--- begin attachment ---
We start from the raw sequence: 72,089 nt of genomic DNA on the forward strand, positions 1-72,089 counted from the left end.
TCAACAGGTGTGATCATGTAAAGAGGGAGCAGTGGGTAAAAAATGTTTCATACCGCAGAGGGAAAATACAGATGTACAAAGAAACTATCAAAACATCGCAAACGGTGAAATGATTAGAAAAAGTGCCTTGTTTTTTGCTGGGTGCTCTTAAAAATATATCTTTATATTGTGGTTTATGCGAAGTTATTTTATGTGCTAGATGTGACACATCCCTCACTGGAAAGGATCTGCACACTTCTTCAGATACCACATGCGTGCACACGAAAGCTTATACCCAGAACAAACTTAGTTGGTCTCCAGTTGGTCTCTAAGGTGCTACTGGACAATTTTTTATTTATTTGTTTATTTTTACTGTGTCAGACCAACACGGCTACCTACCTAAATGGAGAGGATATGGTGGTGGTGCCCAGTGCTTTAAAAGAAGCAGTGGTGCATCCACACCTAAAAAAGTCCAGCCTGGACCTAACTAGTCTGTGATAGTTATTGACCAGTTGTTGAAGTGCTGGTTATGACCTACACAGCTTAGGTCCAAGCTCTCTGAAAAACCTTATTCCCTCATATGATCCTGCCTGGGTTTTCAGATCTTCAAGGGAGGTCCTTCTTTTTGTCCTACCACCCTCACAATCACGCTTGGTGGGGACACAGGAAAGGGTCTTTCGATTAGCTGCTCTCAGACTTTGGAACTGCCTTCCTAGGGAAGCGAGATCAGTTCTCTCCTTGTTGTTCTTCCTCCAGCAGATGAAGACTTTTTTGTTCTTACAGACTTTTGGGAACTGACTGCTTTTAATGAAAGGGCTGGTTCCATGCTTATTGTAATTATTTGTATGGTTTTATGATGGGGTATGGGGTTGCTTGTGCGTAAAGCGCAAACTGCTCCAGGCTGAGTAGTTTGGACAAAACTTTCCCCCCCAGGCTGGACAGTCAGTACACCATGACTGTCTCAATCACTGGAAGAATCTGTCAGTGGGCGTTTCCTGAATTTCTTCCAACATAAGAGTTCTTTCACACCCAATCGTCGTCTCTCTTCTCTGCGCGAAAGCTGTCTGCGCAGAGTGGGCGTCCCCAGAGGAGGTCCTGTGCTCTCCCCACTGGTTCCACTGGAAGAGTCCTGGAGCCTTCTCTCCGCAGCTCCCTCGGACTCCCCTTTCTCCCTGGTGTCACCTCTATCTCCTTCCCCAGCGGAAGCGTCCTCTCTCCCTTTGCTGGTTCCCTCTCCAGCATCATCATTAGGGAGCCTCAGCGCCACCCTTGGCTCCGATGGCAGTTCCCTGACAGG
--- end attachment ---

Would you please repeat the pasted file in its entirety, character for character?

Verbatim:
We start from the raw sequence: 72,089 nt of genomic DNA on the forward strand, positions 1-72,089 counted from the left end.
TCAACAGGTGTGATCATGTAAAGAGGGAGCAGTGGGTAAAAAATGTTTCATACCGCAGAGGGAAAATACAGATGTACAAAGAAACTATCAAAACATCGCAAACGGTGAAATGATTAGAAAAAGTGCCTTGTTTTTTGCTGGGTGCTCTTAAAAATATATCTTTATATTGTGGTTTATGCGAAGTTATTTTATGTGCTAGATGTGACACATCCCTCACTGGAAAGGATCTGCACACTTCTTCAGATACCACATGCGTGCACACGAAAGCTTATACCCAGAACAAACTTAGTTGGTCTCCAGTTGGTCTCTAAGGTGCTACTGGACAATTTTTTATTTATTTGTTTATTTTTACTGTGTCAGACCAACACGGCTACCTACCTAAATGGAGAGGATATGGTGGTGGTGCCCAGTGCTTTAAAAGAAGCAGTGGTGCATCCACACCTAAAAAAGTCCAGCCTGGACCTAACTAGTCTGTGATAGTTATTGACCAGTTGTTGAAGTGCTGGTTATGACCTACACAGCTTAGGTCCAAGCTCTCTGAAAAACCTTATTCCCTCATATGATCCTGCCTGGGTTTTCAGATCTTCAAGGGAGGTCCTTCTTTTTGTCCTACCACCCTCACAATCACGCTTGGTGGGGACACAGGAAAGGGTCTTTCGATTAGCTGCTCTCAGACTTTGGAACTGCCTTCCTAGGGAAGCGAGATCAGTTCTCTCCTTGTTGTTCTTCCTCCAGCAGATGAAGACTTTTTTGTTCTTACAGACTTTTGGGAACTGACTGCTTTTAATGAAAGGGCTGGTTCCATGCTTATTGTAATTATTTGTATGGTTTTATGATGGGGTATGGGGTTGCTTGTGCGTAAAGCGCAAACTGCTCCAGGCTGAGTAGTTTGGACAAAACTTTCCCCCCCAGGCTGGACAGTCAGTACACCATGACTGTCTCAATCACTGGAAGAATCTGTCAGTGGGCGTTTCCTGAATTTCTTCCAACATAAGAGTTCTTTCACACCCAATCGTCGTCTCTCTTCTCTGCGCGAAAGCTGTCTGCGCAGAGTGGGCGTCCCCAGAGGAGGTCCTGTGCTCTCCCCACTGGTTCCACTGGAAGAGTCCTGGAGCCTTCTCTCCGCAGCTCCCTCGGACTCCCCTTTCTCCCTGGTGTCACCTCTATCTCCTTCCCCAGCGGAAGCGTCCTCTCTCCCTTTGCTGGTTCCCTCTCCAGCATCATCATTAGGGAGCCTCAGCGCCACCCTTGGCTCCGATGGCAGTTCCCTGACAGG